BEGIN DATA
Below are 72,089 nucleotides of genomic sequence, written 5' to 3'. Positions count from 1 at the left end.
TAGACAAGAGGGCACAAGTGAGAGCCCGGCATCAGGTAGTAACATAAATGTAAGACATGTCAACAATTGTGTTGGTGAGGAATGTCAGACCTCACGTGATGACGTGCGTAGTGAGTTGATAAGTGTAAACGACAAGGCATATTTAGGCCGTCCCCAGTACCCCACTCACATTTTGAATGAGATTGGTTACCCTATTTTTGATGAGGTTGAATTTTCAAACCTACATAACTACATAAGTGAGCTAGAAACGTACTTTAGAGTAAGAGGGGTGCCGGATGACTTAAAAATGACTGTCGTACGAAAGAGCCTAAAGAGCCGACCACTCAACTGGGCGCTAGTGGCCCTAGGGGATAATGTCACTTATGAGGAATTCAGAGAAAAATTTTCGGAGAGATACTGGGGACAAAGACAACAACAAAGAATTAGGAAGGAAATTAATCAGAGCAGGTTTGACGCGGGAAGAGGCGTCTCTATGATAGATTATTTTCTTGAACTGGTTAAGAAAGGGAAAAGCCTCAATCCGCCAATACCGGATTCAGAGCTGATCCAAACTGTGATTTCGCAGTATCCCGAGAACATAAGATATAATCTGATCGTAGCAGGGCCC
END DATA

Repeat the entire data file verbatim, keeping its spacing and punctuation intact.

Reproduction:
Below are 72,089 nucleotides of genomic sequence, written 5' to 3'. Positions count from 1 at the left end.
TAGACAAGAGGGCACAAGTGAGAGCCCGGCATCAGGTAGTAACATAAATGTAAGACATGTCAACAATTGTGTTGGTGAGGAATGTCAGACCTCACGTGATGACGTGCGTAGTGAGTTGATAAGTGTAAACGACAAGGCATATTTAGGCCGTCCCCAGTACCCCACTCACATTTTGAATGAGATTGGTTACCCTATTTTTGATGAGGTTGAATTTTCAAACCTACATAACTACATAAGTGAGCTAGAAACGTACTTTAGAGTAAGAGGGGTGCCGGATGACTTAAAAATGACTGTCGTACGAAAGAGCCTAAAGAGCCGACCACTCAACTGGGCGCTAGTGGCCCTAGGGGATAATGTCACTTATGAGGAATTCAGAGAAAAATTTTCGGAGAGATACTGGGGACAAAGACAACAACAAAGAATTAGGAAGGAAATTAATCAGAGCAGGTTTGACGCGGGAAGAGGCGTCTCTATGATAGATTATTTTCTTGAACTGGTTAAGAAAGGGAAAAGCCTCAATCCGCCAATACCGGATTCAGAGCTGATCCAAACTGTGATTTCGCAGTATCCCGAGAACATAAGATATAATCTGATCGTAGCAGGGCCC